Wednesday, 8 February 2012

Turkey Brook - Chase Farm

Turkey Brook
Turkey Brook flows south and east and is met by the Comreddy Gutter from the south
TQ 31247 98095

Suburban area to the north of Enfield, turning into countryside, but with some major sites for public facilities

Post to the north Whitewebbs
Post to the west Ridgeway
Post to the east Enfield

Cedar Road
The road was laid out with the cemetery and originally called Cedar Road
Lavender Hill Cemetery. Lavender Hill Burial Board was set up in 1871 and the 9-acre opened in 1872on one of the least valuable plots of land owned by the parish. Sited at the top of Lavender Hill, Named for the lavender that was once grown in this area, it has some good views.  The layout includes mature conifers, with early monuments at the junctions of paths – its original planning and the layout of serpentine walks and roads remains. It has been enlarged since opening. There is a lodge at the entrance with iron gates which were designed by T.J. Hill for the Burial Board and they are listed. Also listed is the Anglican cemetery chapel one of the two Identical ‘mirror-image chapels also by Hill with a tower and steeple. The non-conformist chapel has been used as a store and has an attached urinal. There are graves from including the Royal Air Force, the Royal Navy, and the Royal Naval Air Service. Second World War graves include a Canadian. 

Clay Hill
The road name dates back at least to the mid-16th. The road runs along a narrow ridge with the valleys of the two brooks on either side.
Fallow Buck pub. 17th building. Weather boarded and partly rendered. In 1765 the landlord was William Crew, in his late 70s and recently discharged from gaol. He lived to be 104.
Row of evergreen oaks opposite the pub
220-224 built in the 1960s on the site of Hill Lodge. This was the home of Roland Macdonald Stephenson, an engineer specialising in sewerage and water supplies. It was later used by the Enfield Riding Club and a Dutch barn was converted into a gym, it had been fitted out previously for cock fighting.

Cook’s Hole
Elm Tree kennels

Hilly Fields Park
Hilly Fields Park – this square covers the western section only. The Park was once part of Park Farm. In 1909 it was bought by the Enfield Council to stop development,
Bronze Age mound

Railway
Rendelsham railway viaduct. It carries the double track Great Northern Railway over the Turkey Brook on its Hertford line. It has fourteen arches built 1907-10 of concrete with brick facing

Strayfield Road
Moorhatch Gate. This was a gate to Enfield Chase and was the road led to it.
1 St John the Baptist’s Church. Built 1860 by James Piers St. Aubin with, inside, stained glass by Heaton, Butler and Bayne. The church is in yellow brick with red and blue brick decoration. James Whatman Bosanquet partly financed the building but then fell out with the vicar over Anglo Catholic fittings and practices in the church – leading to scuffles, etc.  The local magistrates siding with him against the vicar.  There was a major row during the funeral of a child.  The church was closed for a while despite crowds of locals turning up in the hope of witmessing a fight. It reopened on Christmas Day 1859 when there was a fight during the service.  There is a lynch gate and a modern parish room to the rear.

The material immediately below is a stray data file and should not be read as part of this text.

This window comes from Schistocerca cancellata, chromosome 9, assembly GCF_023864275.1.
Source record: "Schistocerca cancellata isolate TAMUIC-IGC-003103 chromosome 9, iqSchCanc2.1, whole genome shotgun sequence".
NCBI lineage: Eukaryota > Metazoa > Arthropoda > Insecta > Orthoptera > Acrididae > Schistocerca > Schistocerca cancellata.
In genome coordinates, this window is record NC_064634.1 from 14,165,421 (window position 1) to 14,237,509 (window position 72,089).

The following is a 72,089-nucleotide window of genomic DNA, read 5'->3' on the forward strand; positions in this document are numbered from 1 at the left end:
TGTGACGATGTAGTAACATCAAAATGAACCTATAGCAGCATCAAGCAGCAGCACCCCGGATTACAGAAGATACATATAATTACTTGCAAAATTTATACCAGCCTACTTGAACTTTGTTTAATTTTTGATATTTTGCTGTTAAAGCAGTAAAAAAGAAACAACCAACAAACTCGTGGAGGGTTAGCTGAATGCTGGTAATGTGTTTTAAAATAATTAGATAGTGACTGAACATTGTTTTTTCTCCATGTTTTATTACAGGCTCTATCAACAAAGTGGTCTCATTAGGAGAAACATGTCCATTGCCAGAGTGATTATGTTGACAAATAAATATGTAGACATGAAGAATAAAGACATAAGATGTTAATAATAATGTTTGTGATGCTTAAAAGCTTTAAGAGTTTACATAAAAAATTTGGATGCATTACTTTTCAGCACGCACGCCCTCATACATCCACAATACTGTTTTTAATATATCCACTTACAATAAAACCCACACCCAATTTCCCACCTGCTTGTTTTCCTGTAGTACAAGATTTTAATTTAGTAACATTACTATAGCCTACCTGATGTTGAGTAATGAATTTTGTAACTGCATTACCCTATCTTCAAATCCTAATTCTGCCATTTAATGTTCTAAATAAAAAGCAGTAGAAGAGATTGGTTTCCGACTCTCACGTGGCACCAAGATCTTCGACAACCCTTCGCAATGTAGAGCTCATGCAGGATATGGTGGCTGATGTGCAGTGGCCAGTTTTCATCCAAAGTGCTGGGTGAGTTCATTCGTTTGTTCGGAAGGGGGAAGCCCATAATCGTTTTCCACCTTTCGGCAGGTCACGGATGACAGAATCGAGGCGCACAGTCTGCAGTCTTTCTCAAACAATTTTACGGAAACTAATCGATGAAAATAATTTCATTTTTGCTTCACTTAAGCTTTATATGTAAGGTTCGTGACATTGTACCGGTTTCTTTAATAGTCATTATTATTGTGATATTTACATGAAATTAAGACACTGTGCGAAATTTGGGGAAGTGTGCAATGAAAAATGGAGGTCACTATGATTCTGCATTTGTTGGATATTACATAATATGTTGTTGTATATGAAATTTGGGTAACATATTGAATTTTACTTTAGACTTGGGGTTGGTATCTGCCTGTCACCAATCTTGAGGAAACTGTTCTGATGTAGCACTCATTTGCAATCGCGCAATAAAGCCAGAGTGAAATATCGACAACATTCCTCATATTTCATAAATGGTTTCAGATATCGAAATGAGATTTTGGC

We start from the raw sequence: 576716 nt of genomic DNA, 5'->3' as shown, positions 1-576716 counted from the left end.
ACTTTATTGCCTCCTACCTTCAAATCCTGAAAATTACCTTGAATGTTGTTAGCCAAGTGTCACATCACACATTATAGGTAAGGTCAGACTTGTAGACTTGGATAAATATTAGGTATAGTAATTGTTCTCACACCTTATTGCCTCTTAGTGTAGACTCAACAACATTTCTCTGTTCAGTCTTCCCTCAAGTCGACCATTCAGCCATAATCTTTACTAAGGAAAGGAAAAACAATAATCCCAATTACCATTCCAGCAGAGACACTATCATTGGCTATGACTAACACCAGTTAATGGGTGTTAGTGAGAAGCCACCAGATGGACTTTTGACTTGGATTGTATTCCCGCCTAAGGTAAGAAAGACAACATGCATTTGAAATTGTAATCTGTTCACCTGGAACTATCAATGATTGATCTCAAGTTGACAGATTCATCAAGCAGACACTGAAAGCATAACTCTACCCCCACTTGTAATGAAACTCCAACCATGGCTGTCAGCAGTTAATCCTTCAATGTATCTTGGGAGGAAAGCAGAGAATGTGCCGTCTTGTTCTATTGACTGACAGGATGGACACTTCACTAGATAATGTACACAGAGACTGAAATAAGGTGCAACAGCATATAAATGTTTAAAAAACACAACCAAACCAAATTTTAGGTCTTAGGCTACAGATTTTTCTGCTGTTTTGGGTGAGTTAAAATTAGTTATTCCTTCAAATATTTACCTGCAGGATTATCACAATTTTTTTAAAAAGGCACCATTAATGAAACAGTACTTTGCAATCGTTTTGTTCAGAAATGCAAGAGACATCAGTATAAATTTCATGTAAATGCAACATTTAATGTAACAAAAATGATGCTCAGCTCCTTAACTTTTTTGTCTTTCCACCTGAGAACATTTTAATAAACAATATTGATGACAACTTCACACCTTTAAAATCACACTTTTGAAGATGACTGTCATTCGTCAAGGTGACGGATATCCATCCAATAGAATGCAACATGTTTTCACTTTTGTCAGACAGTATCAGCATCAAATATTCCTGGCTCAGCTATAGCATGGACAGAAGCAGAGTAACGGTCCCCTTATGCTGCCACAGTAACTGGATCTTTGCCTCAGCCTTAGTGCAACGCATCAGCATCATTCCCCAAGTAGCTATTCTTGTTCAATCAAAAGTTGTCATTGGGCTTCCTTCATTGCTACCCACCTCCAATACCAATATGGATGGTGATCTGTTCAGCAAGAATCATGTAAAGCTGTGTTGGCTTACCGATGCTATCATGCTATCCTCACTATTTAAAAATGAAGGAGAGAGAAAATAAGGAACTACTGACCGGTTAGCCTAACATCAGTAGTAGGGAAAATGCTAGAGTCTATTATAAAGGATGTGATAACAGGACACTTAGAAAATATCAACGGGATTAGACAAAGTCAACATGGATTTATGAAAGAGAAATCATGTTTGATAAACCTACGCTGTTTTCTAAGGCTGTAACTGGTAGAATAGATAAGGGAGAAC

Memorial stone and drinking trough. The inscription says Donated to the Drinking Fountain Association in 1992 in memory of Mr and Mrs Leslie Everett by their family.
Glenwood House. Built as the parsonage for St. John’s church by St. Aubyn
North Enfield Cricket Club ground. The club dates from the 1880s and at first played on farmland near Whitewebbs Park. They now play on a nearby council owned ground.  Cricket has been played here consistently and there have been links with major players.
Queenswood Farm
Strayfield Road Cemetery

The Ridgeway
Enfield District Hospital - Chase Farm Hospital. Chase Farm Schools were opened in 1886 by the Edmonton Board of Guardians for 500 orphaned workhouse children replacing the old Edmonton Union Schools and despite objections from Enfield. This was a single large building plus some cottage homes, designed by T.E. Knightley and was a ‘farm’ school. In 1930 they transferred to Middlesex County Council. It was decided to adapt another isolated block to accommodate 37 bedridden infirm women from Edmonton House and North Middlesex Hospital. This was opened by the then Minister of Health. By 1938 it had had almost ceased to be a children's home and had become a hospital for the elderly. On the outbreak of war in 1939 it became an emergency hospital and in 1948 it became part of the National Health Service as a general hospital. During the 1990's the 'Highlands Wing' a surgical block was built. The site also contains a number of newer specialist units. 
The Kings Oak Hospital. Private hospital on part of the Chase Farm site

Theobalds Park Road
St.John’s Mobile Home site

Sources
British History online. Enfield
Enfield Society. Web site
London Borough of Enfield. Web site
Lost Hospitals of London. Web site
North Enfield Cricket Club. Web site
Pam. History of Enfield
Pevsner and Cherry. Web site

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